November 29th, 2007

First winter rain by Matsuo Basho

First winter rain–
even the monkey
seems to want a raincoat.

Rain Rain Rain Rain Monoprints by Fung Lin Hall
Three Monoprints by Fung Lin Hall

The Rain by Robert Creeley

All night the sound had
come back again,
and again falls
this quite, persistent rain.

What am I to myself
that must be remembered,
insisted upon
so often? Is it

that never the ease,
even the hardness,
of rain falling
will have for me

something other than this,
something not so insistent–
am I to be locked in this
final uneasiness.

Love, if you love me,
lie next to me.
Be for me, like rain,
the getting out

of the tiredness, the fatuousness, the semi-
lust of intentional indifference.
Be wet
with a decent happiness.

Marjorie Perloff on Robert Creeley’s Radical Poetics.

A Lesson in Breathing We Loved , We Still Love

April 1st, 2005

Robert Creeley
The above image shows two books by Robert Creeley, the one pictured is Elsa’s Housebook which I bought on my first trip to Boston. Read and see two terrific photos from Elsa Dorfman.

Found this poem “Creeley Led” by Crag Hill, here.

(Bresson’s Movies is a poem many love and are now going around the blogosphere. Bresson sounds like a lesson in Breathing, who is Bresson? )

Bresson’s Movies

A movie of Robert
Bresson’s showed a yacht,
at evening on the Seine,
all its lights on, watched

by two young, seemingly
poor people, on a bridge adjacent,
the classic boy and girl
of the story, any one

one cares to tell. So
years pass, of course, but
I identified with the young,
embittered Frenchman,

knew his almost complacent
anguish and the distance
he felt from his girl.
Yet another film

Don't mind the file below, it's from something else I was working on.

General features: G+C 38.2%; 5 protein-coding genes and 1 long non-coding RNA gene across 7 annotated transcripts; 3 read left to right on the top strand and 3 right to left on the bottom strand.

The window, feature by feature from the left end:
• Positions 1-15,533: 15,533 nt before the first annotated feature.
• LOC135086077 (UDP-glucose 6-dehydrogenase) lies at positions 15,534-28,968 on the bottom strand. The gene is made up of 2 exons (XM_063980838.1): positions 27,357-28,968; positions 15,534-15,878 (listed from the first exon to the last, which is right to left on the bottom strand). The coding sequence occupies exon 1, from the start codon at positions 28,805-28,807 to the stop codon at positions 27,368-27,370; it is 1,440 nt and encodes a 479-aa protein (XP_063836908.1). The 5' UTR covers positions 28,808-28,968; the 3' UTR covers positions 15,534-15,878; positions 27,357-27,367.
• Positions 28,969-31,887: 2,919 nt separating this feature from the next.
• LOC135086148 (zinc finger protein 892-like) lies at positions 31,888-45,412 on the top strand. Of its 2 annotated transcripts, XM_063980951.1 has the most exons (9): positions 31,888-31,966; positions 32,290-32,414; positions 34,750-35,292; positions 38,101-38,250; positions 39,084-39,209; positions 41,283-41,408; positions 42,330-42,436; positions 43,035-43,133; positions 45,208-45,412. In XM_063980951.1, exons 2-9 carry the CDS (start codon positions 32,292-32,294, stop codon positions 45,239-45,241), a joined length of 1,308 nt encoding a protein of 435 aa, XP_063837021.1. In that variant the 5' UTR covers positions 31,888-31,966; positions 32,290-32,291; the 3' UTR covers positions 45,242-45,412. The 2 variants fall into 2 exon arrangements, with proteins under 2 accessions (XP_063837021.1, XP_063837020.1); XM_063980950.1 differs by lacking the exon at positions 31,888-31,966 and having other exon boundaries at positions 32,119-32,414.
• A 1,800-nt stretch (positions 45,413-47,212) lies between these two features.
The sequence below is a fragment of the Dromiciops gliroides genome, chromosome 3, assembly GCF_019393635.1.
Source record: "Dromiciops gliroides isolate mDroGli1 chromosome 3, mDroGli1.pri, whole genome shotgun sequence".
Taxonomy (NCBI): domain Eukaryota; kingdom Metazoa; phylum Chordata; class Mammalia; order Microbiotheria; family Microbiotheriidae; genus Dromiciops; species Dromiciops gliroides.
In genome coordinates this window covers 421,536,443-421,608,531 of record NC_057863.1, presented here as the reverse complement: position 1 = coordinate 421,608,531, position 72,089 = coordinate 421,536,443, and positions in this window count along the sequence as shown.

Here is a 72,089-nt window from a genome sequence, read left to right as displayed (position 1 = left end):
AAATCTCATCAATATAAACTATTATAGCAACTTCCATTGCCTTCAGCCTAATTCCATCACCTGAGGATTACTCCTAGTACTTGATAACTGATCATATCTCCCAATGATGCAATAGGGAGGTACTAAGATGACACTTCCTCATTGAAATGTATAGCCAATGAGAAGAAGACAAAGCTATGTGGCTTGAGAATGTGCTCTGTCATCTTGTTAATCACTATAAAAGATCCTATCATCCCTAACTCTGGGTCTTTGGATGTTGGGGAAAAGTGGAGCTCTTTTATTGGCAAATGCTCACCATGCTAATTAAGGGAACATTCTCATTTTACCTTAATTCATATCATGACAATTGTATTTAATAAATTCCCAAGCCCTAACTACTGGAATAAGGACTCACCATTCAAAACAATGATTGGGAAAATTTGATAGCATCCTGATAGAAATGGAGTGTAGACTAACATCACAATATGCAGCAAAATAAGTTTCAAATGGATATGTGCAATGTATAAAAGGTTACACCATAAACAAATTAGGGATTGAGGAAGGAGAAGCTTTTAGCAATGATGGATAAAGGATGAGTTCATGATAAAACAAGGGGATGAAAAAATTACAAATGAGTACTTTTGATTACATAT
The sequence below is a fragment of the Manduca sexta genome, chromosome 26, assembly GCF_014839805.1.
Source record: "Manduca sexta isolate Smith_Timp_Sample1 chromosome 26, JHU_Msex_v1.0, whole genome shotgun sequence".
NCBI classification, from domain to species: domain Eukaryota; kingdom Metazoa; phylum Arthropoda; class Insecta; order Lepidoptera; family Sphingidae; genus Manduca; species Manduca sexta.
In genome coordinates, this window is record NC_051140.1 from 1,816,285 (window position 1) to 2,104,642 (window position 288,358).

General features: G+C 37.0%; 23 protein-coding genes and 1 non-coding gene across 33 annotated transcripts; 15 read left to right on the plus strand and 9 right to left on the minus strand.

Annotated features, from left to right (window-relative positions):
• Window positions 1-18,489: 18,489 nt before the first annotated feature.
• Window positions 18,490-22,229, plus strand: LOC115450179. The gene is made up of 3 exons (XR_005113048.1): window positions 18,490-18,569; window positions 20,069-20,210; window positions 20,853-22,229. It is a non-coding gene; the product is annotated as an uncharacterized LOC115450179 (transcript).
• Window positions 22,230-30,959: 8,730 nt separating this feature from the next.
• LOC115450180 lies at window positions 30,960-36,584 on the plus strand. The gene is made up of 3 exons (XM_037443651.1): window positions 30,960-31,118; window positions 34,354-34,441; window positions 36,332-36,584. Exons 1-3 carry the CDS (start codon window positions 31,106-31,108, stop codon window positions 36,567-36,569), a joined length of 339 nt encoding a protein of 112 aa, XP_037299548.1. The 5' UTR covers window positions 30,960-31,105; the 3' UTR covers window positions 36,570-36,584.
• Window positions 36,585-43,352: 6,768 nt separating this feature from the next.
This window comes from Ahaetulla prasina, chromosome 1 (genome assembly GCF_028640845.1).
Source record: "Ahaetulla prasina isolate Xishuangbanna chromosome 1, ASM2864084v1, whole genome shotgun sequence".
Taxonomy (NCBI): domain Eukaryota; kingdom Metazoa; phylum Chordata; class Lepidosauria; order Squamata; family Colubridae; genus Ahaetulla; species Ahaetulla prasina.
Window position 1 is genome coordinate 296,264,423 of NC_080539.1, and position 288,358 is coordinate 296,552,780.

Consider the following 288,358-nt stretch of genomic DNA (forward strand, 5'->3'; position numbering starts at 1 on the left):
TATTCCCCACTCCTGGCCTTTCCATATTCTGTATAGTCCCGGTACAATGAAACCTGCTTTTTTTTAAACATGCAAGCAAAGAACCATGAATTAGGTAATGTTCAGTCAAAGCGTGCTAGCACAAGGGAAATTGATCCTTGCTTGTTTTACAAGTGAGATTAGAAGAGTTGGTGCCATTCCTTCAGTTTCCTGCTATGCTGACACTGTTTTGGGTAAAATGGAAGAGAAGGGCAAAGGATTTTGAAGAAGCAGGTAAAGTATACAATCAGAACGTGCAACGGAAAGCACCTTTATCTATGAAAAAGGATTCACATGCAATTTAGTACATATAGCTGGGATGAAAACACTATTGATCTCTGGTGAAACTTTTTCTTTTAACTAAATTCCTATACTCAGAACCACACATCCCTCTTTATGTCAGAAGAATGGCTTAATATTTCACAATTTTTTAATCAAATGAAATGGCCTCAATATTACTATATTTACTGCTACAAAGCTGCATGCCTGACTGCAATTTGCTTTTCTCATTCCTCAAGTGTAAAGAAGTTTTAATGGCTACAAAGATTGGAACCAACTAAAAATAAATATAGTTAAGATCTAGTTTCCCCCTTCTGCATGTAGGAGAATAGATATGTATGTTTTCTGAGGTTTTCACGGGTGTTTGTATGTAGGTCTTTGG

of Bresson’s has the
aging Lancelot with his
awkward armor standing
in a woods, of small trees,

dazed, bleeding, both he
and his horse are,
trying to get back to
the castle, itself of

no great size. It
moved me, that
life was after all
like that. You are

in love. You stand
in the woods, with
a horse, bleeding.
The story is true.

“To Bresson, add Creeley (a Robert to a Robert, as shown by the witty enjambment of lines one and two). The poem puts the poet in the picture, and a binary lyric system prepares to close. But not yet, not quite.” (read from here)

“We see, for instance, that collaboration has not been a sideline for the poet, but rather, that Creeley has consistently built many of his strongest poems out of relationships with visual artists.” (Read more here.)

Still Life with Donald Saltan
Collaborating with Gary Indiana and with Francesco Clemente , more here.

“For any young readers out there start with his early book FOR LOVE and keep going. The work expands over a rich & full life.” (from Patti Smith site, a tribute by Ann Waldman).

From Alan Sondheim, “He taught the value of the word and the spaces that fell through so that the poem disappeared.” (read more here. )

Darren Hughes just posted on his blog the release of Bresson’s
donkey film au hazard Balthazar from the Criterion Dvd Collection.

Goodbye – Robert Creeley RIP+Vincent & Nina

March 30th, 2005

(This sad news came from Ron Silliman’s blog. More here, and here.)

Black Mountain poet fired by an elemental energy (from the Guardian)

Goodbye by Robert Creeley

Now I recognize
it was always me
like a camera
set to expose

itself to a picture
or a pipe
through which the water

might run

or a chicken
dead for dinner
or a plan
inside the head

of a dead man.
Nothing so wrong
when one considered
how it all began.

It was Zukofsky’s
“Born very young into a world
already very old…”
The century was well along

when I came in
and now that it’s ending,
I realize it won’t
be long.

But couldn’t it all have been
a little nicer,
as my mother’d say. Did it
have to kill everything in sight,

did right always have to be so wrong?
I know this body is impatient.
I know I constitute only a meager voice and mind.
Yet I loved, I love.

I want no sentimentality.
I want no more than home.
(Poem is from here).

Van Gogh
Vincent van Gogh was born in Groot Zundert, The Netherlands on 30 March 1853, (from here.)
Read his Letters on his birthday.

Read this article today. Olivier Assayas said, “Maggie is a mystery,” he says, finally. “I don’t know if I ever fully understood her. I thought I did, but she’s even more of a mystery to herself.”
A parting gift for Maggie (from here.)

Another (the) Long Goobye took place in Arizona.
Funny Long Face says goodbye to Nina this morning.